Code snippets

From GitHub

Use CodeFromRemote to import code directly from GitHub.

Use this mdx-code-block:

import CodeFromRemote from '@theme/CodeFromRemote'

  • lang specifies the programming language the code is in
  • link is the file location displayed in the top part of the code block window
  • src is the direct link used to import the code (optional)
  • startAt , endAt are used to define where the imported snippet starts and ends (optional)

From this repository

import CodeBlock from '@theme/CodeBlock'
import exampleJs from '!!raw-loader!./code-example.jsx'
import exampleGo from '!!raw-loader!./code-example.go'

<CodeBlock className="language-jsx">{exampleJs}</CodeBlock>
<CodeBlock className="language-go">{exampleGo}</CodeBlock>

Screenshots and videos

  • Use screenshots and videos sparingly. These resources tend to get out-of-date quickly and are cumbersome to maintain.
  • Screenshots and videos must capture only the relevant parts of the screen.
  • Screenshots and videos must capture UI elements in English. If you’re capturing parts of the browser UI in your work, make sure the UI is in English.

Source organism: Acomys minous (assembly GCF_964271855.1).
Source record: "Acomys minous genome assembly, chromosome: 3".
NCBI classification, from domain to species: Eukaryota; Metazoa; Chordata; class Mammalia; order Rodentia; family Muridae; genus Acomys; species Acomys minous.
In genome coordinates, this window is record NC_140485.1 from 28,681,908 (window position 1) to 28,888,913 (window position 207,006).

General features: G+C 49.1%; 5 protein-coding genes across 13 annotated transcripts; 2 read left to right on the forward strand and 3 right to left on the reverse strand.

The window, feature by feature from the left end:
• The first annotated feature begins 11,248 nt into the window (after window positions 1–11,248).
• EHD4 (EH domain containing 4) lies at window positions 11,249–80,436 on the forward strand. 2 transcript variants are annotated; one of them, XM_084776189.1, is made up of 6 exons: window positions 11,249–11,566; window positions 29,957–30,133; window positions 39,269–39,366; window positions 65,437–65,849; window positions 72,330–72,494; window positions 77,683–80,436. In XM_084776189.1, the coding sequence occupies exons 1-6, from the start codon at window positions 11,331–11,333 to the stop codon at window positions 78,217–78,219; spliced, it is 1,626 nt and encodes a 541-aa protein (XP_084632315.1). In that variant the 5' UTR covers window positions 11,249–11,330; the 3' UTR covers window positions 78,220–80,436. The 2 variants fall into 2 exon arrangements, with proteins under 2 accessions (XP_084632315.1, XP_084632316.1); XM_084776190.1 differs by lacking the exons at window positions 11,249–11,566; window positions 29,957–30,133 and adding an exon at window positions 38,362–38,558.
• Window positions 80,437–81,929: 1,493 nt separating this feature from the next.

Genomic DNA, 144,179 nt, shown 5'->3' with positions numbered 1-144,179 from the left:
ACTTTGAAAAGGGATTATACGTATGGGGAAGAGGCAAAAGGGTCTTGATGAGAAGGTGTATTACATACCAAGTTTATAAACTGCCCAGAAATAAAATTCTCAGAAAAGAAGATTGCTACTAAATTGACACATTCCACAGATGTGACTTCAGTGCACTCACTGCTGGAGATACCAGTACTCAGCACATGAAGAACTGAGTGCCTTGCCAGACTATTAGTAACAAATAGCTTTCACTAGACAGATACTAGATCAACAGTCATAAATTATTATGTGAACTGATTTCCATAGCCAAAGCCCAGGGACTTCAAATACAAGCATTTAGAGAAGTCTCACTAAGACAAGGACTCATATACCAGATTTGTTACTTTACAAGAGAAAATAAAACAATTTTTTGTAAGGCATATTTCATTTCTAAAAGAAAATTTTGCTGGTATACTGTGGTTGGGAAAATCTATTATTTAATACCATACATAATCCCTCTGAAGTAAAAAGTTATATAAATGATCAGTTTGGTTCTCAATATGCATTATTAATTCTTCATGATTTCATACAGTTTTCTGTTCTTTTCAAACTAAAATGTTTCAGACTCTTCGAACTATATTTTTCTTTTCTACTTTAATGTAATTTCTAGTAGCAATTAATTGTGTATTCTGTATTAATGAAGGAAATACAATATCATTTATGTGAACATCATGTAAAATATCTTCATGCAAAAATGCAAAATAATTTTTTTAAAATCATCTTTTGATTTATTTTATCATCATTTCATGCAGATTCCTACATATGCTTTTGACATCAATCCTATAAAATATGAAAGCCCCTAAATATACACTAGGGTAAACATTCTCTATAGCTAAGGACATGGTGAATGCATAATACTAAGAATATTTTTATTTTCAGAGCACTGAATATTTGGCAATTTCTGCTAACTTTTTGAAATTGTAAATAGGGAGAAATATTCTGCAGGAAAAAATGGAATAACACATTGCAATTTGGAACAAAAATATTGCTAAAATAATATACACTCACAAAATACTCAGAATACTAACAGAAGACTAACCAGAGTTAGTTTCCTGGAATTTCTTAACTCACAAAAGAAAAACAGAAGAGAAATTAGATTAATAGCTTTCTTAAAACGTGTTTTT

• Make an effort to get the screenshots and videos looking as clean as possible. Avoid situations where text fields suggest irrelevant inputs, avoid erratic mouse cursor movements and general chaos.
  • You must add media to _static folders.
    • In the _static directory, each document that uses media has its own directory.
    • In the directory of the document, the files have numbers for names, for example, 1.png, 2.png, 3.png. The filenames should reflect the stage at which the media is used in the document. This means that the screenshot named 1.png will be used in line 70, while the diagram 2.svg will be used in line 100.

Compressing images

Compress images you add to the documentation to keep the repository lean. You can use pngquant. Read this article to learn a trick to make your screenshots 80% smaller.